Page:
Challenges of growth
As populations grow, cities increase density, with less green infrastructure. The loss of greenery affects the natural environment and both human and non-human well-being.
Read more: We're investing heavily in urban greening, so how are our cities doing?
Trees and other green infrastructure reduce some impacts of urban density. However, policies, government incentives and national priorities can produce progress in urban greening or lead to setbacks. In the case of the Inner West Council, for instance, the inability to fund monitoring of changes in tree cover could lead to reductions at the very time when we need more canopy cover.
Key concerns include installation and maintenance costs of green infrastructure (trees, green roofs and walls) in property development, and tree root damage. Knowledge and skills are needed to maintain green infrastructure. As a result, developers often consider other options more feasible.
In the short and long term, multiple performance benefits and economic and environmental values are needed to establish the viability of green infrastructure.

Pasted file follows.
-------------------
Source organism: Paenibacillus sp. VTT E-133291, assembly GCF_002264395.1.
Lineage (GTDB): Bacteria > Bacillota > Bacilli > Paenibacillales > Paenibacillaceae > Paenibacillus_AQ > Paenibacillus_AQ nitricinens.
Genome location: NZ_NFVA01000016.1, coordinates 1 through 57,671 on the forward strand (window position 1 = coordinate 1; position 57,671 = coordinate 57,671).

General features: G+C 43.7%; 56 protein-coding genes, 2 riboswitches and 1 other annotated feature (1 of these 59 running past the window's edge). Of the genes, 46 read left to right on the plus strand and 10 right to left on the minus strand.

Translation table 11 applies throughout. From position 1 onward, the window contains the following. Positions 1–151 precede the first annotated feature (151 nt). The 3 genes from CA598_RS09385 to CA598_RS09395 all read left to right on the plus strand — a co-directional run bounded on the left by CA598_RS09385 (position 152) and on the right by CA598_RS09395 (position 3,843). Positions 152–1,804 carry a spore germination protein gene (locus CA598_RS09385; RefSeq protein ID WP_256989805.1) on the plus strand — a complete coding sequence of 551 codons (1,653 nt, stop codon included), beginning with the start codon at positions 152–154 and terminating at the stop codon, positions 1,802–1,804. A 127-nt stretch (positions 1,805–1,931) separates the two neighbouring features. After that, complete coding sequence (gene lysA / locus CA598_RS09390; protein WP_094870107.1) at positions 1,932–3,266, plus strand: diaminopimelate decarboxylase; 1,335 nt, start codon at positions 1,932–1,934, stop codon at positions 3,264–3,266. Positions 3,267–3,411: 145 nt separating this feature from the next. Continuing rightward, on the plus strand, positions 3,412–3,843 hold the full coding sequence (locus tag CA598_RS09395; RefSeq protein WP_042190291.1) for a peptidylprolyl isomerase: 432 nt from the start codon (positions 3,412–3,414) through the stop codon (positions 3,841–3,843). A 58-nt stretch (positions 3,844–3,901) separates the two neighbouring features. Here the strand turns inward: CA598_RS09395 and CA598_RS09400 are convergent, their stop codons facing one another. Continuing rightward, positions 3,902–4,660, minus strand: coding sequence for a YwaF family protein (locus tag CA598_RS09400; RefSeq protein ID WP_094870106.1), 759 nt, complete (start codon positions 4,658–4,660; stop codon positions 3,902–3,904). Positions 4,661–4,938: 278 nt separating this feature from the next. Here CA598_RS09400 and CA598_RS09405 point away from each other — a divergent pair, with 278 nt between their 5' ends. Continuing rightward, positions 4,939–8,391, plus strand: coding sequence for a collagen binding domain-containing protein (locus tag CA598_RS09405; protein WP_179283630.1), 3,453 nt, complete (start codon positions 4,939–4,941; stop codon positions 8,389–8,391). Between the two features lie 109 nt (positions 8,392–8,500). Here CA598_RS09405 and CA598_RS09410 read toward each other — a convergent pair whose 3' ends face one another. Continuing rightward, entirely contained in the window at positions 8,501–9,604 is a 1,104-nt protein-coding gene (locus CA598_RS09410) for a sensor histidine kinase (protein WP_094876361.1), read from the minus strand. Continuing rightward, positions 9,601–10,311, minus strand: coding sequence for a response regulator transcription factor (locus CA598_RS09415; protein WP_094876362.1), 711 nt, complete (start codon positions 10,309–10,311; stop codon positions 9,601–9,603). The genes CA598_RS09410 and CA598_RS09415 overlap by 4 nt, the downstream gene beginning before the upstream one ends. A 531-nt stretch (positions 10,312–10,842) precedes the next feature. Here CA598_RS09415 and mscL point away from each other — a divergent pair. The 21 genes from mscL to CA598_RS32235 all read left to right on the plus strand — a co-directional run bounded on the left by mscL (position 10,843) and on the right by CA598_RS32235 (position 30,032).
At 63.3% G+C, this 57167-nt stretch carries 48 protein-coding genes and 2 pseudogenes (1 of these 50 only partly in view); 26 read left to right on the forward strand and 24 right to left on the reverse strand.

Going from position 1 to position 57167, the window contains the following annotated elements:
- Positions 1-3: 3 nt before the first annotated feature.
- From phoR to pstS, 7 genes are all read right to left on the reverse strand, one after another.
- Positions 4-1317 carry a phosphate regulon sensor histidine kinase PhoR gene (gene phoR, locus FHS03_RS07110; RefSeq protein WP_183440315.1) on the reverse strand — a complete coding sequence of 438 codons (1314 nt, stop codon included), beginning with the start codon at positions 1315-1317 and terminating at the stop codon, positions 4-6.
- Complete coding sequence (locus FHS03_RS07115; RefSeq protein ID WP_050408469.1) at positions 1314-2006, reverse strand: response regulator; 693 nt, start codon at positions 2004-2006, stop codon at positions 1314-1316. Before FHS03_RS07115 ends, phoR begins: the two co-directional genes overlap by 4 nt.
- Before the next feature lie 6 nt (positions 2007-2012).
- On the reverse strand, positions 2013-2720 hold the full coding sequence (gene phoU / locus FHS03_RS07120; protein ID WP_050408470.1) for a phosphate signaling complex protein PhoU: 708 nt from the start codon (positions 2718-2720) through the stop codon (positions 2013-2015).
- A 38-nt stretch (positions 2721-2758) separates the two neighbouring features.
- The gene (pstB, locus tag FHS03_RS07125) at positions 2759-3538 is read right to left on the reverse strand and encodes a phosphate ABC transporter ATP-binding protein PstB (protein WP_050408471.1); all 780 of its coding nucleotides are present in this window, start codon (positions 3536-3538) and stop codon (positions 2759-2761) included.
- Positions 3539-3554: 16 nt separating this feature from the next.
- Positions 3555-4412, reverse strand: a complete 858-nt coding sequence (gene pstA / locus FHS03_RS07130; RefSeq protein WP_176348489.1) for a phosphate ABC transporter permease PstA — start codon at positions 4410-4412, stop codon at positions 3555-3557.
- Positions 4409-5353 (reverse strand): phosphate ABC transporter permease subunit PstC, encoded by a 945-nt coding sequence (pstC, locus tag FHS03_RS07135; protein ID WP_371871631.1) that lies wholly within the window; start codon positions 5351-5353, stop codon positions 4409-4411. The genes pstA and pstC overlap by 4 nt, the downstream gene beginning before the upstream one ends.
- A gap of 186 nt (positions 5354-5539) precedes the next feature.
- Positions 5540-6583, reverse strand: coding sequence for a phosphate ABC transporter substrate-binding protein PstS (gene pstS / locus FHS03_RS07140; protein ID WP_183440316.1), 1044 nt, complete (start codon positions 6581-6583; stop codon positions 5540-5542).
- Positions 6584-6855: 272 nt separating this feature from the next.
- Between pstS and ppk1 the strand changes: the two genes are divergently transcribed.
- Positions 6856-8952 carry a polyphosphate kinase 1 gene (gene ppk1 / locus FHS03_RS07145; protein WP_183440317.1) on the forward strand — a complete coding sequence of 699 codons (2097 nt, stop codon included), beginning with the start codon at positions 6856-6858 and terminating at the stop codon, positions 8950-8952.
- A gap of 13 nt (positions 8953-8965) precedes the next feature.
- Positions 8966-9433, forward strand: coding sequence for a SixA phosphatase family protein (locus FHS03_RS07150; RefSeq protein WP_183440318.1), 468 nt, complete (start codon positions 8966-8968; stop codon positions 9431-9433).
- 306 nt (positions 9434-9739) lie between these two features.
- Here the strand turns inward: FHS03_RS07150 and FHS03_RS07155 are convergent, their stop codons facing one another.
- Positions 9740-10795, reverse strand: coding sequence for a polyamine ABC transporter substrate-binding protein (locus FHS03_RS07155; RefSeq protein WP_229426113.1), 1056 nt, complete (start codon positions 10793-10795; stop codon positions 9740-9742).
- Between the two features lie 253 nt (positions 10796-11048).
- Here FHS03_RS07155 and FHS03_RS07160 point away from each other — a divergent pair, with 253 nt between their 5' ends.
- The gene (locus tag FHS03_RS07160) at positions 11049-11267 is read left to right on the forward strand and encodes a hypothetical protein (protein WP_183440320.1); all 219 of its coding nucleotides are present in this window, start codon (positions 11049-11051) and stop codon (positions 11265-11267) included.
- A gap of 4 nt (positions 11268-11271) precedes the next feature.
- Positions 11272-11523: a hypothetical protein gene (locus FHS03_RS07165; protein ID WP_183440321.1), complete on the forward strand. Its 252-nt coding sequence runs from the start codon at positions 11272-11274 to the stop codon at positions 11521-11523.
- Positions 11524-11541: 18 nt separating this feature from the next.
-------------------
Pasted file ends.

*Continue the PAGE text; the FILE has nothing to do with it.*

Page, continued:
Read more: Australian cities are lagging behind in greening up their buildings
Learning from Stockholm
Stockholm shares many issues found in Australian cities. Stockholm houses over 20 percent of Sweden’s inhabitants, is increasing in density and redeveloping land to house a growing population. Aiming to be fossil-free by 2050, Stockholm acknowledges the built environment’s role in limiting climate change and its impacts.
In a research project we intend to use virtual reality (VR) and electroencephalogram (EEG) technology to assess perceptions of green infrastructure and reactions to it in various spaces.
Our project combines VR with EEG hardware, which measures human reactions to stimuli, to learn how people perceive and value green infrastructure in residential development.
Identifying all the value of green infrastructure
The many benefits of green infrastructure are both tangible and non-tangible. Economic benefits include:
- those that directly benefit owners, occupants or investors – stormwater, increased property values and energy savings
- other financial impacts – greenhouse gas savings, market-based savings and community benefits.